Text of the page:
Rodeo, New Mexico
December 7, 2005
Between trailhead and parking area, a small crowd had gathered to observe and photograph bighorn sheep on either side of the road. The solitary bighorn silhouetted in afternoon light seemed to be taking pleasure in posing for us humans, if such a thing were possible. Two others across the road were on the move, foraging. While Bob remained below admiring the bighorns and chatting with tourists, the short hike to the much-touted overlook proved too tempting for me.
This hike is described in the Zion trail guide as moderate, yet the sign at the trailhead says it’s easy. Most of the dropoffs adjacent to the trail, which are incredibly far down and long, are fenced, but some are not; obviously, especially when the trail surface is wet, one must take extreme caution traversing the unrailed sections. Today, sunny, somewhat hazy, and dry-as-a-bone, those open severe dropoffs, one wrong step to oblivion, still took my breath away.
Climbing up stone steps, a good view is afforded of the east entrance of the Zion-Mt. Carmel Tunnel. Continuing up the trail into a side canyon, the trail is lined with box elder, piñon pine, shrub liveoak, and Utah serviceberry. Around a bend, railing begins along with a great view downwards of Pine Creek Narrows, a slot canyon and tributary of the Virgin River.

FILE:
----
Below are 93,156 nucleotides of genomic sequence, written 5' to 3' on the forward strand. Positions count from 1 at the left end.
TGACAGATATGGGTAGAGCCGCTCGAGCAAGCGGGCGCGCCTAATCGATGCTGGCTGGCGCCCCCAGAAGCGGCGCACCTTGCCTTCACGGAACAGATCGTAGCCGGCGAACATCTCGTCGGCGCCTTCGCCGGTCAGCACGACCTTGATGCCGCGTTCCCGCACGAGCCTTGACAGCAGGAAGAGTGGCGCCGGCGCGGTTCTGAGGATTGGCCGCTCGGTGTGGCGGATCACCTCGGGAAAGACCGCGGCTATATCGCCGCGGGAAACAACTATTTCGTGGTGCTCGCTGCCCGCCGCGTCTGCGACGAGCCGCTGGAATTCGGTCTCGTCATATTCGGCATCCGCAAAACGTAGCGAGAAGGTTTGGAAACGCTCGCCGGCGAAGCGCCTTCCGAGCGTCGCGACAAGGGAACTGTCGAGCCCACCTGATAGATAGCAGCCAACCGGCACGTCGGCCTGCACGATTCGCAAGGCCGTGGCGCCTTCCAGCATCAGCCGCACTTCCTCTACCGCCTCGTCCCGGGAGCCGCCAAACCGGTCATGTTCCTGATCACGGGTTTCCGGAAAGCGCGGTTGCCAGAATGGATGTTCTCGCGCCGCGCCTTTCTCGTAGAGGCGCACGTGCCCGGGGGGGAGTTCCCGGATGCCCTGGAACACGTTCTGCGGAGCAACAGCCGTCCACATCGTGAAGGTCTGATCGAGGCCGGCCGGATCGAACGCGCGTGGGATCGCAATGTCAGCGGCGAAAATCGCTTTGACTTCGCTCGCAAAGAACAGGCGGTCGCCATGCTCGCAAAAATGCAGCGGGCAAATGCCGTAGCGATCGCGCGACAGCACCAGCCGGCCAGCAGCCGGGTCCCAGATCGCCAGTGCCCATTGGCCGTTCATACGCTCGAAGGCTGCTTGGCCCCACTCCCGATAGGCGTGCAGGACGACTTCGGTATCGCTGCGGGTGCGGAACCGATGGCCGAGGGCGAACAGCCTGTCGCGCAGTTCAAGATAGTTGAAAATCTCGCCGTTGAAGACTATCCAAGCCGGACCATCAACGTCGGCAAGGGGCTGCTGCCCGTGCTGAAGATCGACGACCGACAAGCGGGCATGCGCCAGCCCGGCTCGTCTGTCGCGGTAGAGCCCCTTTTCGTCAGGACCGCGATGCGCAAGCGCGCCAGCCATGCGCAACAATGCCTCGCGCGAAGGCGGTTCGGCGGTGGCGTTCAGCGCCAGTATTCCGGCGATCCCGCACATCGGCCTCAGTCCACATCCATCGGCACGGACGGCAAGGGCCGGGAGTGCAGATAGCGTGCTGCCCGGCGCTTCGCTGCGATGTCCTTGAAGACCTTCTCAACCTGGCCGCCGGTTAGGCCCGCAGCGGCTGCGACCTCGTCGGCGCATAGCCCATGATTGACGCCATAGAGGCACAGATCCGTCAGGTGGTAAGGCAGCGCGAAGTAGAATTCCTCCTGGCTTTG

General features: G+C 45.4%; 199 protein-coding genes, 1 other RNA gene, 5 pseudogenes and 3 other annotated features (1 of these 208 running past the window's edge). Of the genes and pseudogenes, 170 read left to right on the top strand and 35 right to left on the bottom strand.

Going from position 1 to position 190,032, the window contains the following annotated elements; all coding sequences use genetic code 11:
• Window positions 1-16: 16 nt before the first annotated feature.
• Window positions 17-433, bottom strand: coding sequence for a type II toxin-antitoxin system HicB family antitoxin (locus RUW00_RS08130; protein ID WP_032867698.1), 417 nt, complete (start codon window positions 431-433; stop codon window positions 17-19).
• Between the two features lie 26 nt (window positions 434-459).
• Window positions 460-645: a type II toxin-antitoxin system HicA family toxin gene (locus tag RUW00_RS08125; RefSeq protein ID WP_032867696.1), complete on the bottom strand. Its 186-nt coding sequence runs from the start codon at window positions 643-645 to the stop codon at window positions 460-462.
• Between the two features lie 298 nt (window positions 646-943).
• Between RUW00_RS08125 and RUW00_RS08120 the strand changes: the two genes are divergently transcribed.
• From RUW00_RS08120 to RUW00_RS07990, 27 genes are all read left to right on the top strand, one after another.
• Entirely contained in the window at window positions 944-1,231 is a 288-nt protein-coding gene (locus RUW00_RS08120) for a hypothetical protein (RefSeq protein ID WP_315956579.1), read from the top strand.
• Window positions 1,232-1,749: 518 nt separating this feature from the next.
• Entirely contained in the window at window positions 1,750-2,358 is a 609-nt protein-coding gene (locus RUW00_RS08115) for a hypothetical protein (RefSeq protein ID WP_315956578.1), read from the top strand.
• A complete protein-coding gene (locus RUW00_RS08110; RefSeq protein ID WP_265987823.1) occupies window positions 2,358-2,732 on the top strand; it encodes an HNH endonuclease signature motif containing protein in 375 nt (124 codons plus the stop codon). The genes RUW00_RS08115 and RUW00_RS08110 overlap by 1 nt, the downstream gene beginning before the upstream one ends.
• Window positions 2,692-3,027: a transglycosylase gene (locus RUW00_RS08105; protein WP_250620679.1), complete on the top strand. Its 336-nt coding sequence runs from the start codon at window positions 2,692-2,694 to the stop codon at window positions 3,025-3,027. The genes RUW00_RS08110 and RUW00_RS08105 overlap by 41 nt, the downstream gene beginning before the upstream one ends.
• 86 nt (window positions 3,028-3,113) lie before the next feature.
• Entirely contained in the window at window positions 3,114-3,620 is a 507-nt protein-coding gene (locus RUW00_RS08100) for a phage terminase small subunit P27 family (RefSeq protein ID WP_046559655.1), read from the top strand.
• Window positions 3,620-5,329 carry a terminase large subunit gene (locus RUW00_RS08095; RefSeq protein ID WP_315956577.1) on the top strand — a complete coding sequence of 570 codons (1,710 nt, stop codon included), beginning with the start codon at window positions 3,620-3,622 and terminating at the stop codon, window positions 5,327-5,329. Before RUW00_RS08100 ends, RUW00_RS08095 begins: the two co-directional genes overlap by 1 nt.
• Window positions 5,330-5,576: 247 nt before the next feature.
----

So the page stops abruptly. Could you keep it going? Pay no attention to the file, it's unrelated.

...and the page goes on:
Railed boardwalk scaffolding is a bit of a surprise, but nothing compared to what is just beyond it, a cave-like overhang containing a line of seeps with flourishing maidenhair ferns. This peaceful place has been formed over the centuries by the water gradually seeping out at a shale layer, causing disintegration of the sandstone above and below it. Just beyond this overhang you’ll find one of the steep unrailed sections before a small switchback leads to some wonderful rock formations and a sandy area in which grow smooth red-barked manzanita shrubs.
Past the sandy section, slickrock begins, very secure walking when dry, slippery when wet. Good examples of desert varnish can be observed coating some of the rocks here. The “varnish” is caused by a complex interplay between clay, manganese, iron oxide, and bacteria. Bacteria capture windblown clay particles on the rock, making a film. Water, manganese and iron cement the clay into a glossy dark coating.
Canyon Overlook is the end of this trail, providing wide, far, and deep views of Pine Creek Canyon, Mt. Carmel Highway switchbacks, and beyond, Zion Canyon. In spite of some late afternoon haze, views were spectacular. At the viewpoint, a metal semi-circular plaque on a stone pedestal indicates many of Zion’s landmark mountains etched and named, so you can identify them as you look out. From Bridge Mountain on the left, to East Temple on the far right, in between you can see West Temple, Sundial, Altar of Sacrifice, the Streaked Wall, and the Beehives.
From journal Mukuntuweap – Splendors of Zion